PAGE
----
Biochemical Sociology: Correlates of Aggression

By Snell, Joel; Marsh, Mitchell | Journal of Instructional Psychology, March 2005 | Go to article overview

Biochemical Sociology: Correlates of Aggression


Snell, Joel, Marsh, Mitchell, Journal of Instructional Psychology


The authors review numerous correlates of aggression from the perspective of sociology, psychology, and the biochemical. They introduce to the reader the field of biochemical sociology.

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Biochemical sociology is a new field. It relates to how relationships impact upon the biochemical. In this study, we will outline all the variables that relate to aggression, and then summarize where sociological variables interplay with biochemicals that facilitate aggression.

Disclaimer:

A few caveats must be made, before this literature review commences. They are:

1. Aggression is loosely defined for this article as "untoward behavior". Thus, the authors can aggregate numerous definitions under one common rubric.

2. Sampling is suspect in many of these studies, Some contain purposive samples, and others contain random samples.

3. Subjects vary from mice, hamsters. and monkeys to humans. We do not assume "species equivalence" but others do and we want those studies to be included.

4. Sex is not clear. In many studies, males of all kinds of creatures are measured, and their behavior is extrapolated onto females which may be incorrect or females are excluded because it is thought that their behavior is always assumed to be different, however, indirect aggression by females may be overlooked by male researchers.

5. Prison populations, mentally ill and other special demographics are collapsed with "normal populations". We do not assume that they are all equivalent, but others may do so, and so they are reviewed.

6. Research designs are inconsistent. Some use observational, experimental, double blind, cross-sectional and other strategies (panel and longitudinal). This antagonizes the saliency of some of the findings.

7. Statistical analyses range from descriptive numbers, relative numbers, and goodness of fit tests, multiple regression and epidemiological analysis. All are incorporated in this article.

8. Ratio and hard number assumptions are applied in some studies and this may confound studies that have ordinal properties at best.

9. We use numeric footnotes for parsimony; however, the bibliography is organized alphabetically and in APA form. Thus, we begin.

Biochemical

The following appear to increase or are correlated with increased aggression.

1. Testosterone is correlated with but mediated by environmental variables in these studies on aggression (Archer, 1991) (Constantino, 1998) (Mazur, et. al., 1992) (Mealy, 1998) (Mestel, 1993) (Pietrini, 2001) (Sileo, 1994) (Scott, 1998) (Sylvester, 1997).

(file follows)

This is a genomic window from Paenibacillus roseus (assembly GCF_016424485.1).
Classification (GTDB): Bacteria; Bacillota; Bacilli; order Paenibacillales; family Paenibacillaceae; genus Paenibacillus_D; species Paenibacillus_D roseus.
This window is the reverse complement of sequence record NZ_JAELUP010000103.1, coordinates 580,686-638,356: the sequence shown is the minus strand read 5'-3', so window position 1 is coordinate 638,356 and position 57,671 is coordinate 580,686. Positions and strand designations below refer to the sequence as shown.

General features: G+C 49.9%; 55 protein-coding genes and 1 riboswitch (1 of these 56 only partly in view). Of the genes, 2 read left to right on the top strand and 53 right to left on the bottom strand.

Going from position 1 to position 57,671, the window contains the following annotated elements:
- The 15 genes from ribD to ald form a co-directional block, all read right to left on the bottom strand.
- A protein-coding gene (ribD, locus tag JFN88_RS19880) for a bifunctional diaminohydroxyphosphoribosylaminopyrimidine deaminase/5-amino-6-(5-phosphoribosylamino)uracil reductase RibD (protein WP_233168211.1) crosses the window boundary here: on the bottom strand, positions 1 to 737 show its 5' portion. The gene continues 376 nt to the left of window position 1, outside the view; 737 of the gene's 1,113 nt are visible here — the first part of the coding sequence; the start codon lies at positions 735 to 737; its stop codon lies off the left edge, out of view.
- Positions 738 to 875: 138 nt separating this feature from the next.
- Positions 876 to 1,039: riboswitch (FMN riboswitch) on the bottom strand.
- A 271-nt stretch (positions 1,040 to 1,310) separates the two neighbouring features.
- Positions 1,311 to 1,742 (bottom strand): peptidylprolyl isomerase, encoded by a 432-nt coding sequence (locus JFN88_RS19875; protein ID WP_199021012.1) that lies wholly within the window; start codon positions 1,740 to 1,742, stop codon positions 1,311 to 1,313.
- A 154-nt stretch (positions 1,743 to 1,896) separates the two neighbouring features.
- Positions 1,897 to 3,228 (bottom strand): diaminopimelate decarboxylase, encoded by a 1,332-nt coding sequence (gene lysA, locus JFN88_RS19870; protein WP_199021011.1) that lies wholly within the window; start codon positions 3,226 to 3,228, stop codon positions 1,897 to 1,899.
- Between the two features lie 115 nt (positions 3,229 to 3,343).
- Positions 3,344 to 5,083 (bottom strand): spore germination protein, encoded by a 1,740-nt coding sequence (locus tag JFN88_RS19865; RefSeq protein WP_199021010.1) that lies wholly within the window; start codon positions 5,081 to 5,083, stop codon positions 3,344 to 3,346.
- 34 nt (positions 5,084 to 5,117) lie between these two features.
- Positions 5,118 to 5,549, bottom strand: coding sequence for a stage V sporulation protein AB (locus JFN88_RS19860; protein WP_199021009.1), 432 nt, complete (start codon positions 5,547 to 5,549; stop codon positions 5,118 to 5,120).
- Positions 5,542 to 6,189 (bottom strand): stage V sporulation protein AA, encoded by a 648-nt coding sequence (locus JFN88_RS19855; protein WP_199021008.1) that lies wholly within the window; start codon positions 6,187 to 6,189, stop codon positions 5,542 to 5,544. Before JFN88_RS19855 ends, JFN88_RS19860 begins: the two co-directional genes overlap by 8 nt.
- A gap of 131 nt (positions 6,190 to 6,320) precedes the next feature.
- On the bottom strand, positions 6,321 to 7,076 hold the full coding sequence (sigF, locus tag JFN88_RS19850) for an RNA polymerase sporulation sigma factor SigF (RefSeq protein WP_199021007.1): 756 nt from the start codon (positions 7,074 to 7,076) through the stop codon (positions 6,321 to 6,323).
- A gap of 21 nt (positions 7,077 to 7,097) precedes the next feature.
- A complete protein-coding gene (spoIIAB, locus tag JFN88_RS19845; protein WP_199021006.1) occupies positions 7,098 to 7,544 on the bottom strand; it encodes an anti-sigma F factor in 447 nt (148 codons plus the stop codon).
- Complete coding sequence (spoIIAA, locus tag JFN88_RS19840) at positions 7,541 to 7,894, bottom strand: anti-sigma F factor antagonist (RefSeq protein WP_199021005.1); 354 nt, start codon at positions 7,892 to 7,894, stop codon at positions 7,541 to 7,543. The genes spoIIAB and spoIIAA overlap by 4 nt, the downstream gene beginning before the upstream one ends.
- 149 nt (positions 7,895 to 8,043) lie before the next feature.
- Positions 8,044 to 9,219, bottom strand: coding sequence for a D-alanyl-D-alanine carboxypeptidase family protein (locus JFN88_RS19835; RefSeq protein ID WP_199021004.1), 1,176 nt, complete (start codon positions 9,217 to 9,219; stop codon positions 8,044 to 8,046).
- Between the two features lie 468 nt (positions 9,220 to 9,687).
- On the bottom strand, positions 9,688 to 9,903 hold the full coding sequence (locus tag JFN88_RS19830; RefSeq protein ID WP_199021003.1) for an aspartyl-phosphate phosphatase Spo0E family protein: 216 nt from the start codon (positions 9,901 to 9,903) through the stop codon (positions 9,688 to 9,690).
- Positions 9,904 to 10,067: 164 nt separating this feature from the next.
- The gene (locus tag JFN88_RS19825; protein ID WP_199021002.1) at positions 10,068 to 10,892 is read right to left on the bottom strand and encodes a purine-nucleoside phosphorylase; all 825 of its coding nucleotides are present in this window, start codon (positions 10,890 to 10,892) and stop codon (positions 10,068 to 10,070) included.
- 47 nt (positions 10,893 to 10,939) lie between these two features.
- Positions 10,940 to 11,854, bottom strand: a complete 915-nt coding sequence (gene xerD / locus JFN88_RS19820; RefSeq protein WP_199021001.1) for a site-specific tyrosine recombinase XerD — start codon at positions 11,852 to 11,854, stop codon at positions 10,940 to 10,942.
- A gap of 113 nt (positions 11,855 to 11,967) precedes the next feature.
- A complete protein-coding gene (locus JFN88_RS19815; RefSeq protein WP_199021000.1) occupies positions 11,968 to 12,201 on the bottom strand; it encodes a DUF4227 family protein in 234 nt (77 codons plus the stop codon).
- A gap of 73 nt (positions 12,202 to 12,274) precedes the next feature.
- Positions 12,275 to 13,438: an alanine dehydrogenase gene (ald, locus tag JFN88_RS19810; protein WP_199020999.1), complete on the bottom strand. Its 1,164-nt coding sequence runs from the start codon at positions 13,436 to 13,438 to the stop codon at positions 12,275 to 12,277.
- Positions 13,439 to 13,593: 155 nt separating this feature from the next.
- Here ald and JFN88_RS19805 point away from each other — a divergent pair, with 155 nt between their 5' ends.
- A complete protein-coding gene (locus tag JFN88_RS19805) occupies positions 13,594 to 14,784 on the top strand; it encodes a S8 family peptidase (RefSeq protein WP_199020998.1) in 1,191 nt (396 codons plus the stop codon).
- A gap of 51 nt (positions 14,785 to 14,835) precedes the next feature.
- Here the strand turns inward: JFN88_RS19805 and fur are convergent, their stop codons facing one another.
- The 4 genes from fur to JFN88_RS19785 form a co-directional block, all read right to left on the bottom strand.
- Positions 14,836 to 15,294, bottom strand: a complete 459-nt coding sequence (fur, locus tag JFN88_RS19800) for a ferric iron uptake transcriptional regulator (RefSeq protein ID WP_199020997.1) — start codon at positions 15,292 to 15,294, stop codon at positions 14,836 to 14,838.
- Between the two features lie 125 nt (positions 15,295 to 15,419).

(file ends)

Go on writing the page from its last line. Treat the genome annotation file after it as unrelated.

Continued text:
2. Maleness is associated with aggression (Archer, 1991)(Campbell, 1999) (Manoguerra, 2000) (Mestel, 1993) (Sylvester, 1997). Females appear to be more assertive and or aggressive in hyenas and in matriarchal cultures (Sileo, 1994) (Sylvester, 1997).

3. The following biochemicals and physiological dysfunctions are correlated with aggression. They are: low nitric oxide (Associated Press, 1996) (Barchas, 1996) (White, 1998), low cholesterol (Bennet, 1990) (Guggenheim, 1995) (Mestel, 1993) (Stanley, 2000), low serotonin (Bruner, 1993) (Chen, 1994) (Stanley, 2000) (Stanley, 2000) (Stein, 2002) (Wells, 2000), decreased angine vasopressin, decreased MAO-A's (Casas, 1995) (Gianutos, 1977) (Ogawa, 1999) (Szpir, 1998), anabolic steroids (Shih, 1999). increased ER-beta (Oliveri, 1998), ER-alpha (Ogawa, 1999), dysfunctional amagdyla (Szczpka, 1998) (Wilson, 2001), stress induced damage to frontal lobes (Royalty, 1990) (Wilson, 2001), low COMT (Goldberg, 1995) (Largerspetz, 1999), low enkephalins (Lachman, 1998) low cortisol (Decaire, 1999), substance P (DeFlipe, 1998) and P-choloramphetamine (Gianutos, 1975).

External Chemicals

The following when ingested by subjects appear to increase or correlate with aggression: ethanol (Sapolosky, 1990), methamphetamine (Martin, 2000), alcohol (Graham, 1996), long-term cocaine use, long-term marijuana use, lead (Spitz, 1994), increased apomorphine (Gogos, 1998), decreased fluoxetine (Carraco, 1998) and caffeine. …

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